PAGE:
Once you have learned a trigger, keep a list so you don’t purposely trigger a child again. Over time, some of the triggers lose their power. Some will always be there. But helping the child through it, will help reduce the power.
a) Stay out of the bedroom. Allow the child her SAFE space.
b) If a child has been sexually abused by a male, stay out of the bathroom.
c) DO NOT make negative comments on a foster child’s appearance, even if you think it is appropriate. For example, if your teen foster daughter is dressing emo, don’t tell her to put on a dress, look like a girl, put on make-up, etc. Keep all comments positive or say nothing. Girls that have been abused have already been called all kinds of things… don’t go there.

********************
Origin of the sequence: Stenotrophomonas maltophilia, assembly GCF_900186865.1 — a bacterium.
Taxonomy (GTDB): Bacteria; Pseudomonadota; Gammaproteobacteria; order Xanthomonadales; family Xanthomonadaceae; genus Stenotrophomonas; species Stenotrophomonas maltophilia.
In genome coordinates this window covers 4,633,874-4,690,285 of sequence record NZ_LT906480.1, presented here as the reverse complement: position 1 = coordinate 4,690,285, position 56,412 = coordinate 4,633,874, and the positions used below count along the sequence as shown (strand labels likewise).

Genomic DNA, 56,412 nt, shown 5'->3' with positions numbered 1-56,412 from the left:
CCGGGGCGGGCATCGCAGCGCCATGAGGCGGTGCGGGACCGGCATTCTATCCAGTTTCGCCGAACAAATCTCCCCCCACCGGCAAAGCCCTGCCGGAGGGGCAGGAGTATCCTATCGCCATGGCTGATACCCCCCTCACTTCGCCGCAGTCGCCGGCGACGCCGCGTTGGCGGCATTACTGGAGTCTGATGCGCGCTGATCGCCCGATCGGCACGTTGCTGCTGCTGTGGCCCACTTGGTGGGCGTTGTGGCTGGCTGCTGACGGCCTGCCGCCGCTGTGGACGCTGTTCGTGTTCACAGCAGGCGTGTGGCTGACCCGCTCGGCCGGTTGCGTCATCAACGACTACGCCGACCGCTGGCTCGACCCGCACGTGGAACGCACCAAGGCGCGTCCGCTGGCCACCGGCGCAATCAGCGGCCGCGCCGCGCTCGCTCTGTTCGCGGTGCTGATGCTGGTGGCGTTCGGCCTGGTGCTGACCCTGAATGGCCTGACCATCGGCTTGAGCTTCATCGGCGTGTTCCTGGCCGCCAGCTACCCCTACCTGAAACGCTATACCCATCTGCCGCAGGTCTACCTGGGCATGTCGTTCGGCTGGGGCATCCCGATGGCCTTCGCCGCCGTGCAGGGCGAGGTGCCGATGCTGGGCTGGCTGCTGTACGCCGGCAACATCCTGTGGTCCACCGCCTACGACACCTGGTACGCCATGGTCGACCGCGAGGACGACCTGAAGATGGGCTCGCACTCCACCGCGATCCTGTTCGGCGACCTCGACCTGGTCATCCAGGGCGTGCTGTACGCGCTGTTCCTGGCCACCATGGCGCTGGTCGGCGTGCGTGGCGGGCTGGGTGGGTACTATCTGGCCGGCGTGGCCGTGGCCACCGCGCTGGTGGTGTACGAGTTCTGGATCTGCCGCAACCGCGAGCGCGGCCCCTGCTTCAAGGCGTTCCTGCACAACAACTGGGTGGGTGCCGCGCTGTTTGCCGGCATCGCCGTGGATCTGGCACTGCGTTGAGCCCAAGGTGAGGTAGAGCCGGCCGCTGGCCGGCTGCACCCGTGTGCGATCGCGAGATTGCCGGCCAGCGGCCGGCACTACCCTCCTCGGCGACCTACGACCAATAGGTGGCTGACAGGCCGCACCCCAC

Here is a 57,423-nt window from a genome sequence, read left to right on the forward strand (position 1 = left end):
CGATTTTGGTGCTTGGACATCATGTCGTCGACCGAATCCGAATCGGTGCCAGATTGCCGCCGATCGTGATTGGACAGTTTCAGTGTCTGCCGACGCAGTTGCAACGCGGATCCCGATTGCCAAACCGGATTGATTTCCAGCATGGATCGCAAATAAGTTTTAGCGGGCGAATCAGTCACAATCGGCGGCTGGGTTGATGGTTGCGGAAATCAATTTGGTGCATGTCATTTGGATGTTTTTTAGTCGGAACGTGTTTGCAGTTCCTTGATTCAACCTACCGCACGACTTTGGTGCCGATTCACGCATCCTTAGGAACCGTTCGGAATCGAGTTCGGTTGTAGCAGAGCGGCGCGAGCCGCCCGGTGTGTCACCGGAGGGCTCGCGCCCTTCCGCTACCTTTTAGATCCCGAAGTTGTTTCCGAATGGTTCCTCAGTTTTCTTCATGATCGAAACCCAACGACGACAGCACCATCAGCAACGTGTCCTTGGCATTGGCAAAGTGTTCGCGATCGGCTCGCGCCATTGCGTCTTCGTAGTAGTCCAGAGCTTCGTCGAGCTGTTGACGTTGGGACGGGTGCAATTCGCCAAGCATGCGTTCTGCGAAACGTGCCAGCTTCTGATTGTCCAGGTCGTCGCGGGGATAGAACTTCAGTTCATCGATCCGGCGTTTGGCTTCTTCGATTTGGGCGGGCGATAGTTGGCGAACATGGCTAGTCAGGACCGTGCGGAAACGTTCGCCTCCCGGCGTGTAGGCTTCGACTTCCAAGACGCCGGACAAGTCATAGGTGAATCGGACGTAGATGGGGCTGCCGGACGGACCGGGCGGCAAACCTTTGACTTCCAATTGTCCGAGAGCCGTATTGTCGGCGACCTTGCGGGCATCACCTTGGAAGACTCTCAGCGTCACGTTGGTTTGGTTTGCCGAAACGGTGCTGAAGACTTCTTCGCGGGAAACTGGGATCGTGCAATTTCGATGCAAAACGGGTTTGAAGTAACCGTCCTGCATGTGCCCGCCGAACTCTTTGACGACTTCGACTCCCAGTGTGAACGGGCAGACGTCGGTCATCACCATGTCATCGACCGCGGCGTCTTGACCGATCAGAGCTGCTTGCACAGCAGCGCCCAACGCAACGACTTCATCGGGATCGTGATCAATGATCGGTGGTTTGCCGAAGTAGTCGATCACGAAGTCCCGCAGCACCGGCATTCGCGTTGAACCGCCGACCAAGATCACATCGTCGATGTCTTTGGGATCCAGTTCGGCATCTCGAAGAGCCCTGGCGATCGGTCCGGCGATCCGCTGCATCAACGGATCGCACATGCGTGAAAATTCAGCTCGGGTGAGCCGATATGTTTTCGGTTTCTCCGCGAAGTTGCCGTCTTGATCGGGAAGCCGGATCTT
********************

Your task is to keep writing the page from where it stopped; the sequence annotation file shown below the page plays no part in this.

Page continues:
This was more difficult for me to write than the Mom blog. Perhaps readers can add their thoughts and ideas as well. Of course children who were not abused may not have many of these issues and the relationship with them might be “easier.” Hope this helps…thanks for the good question!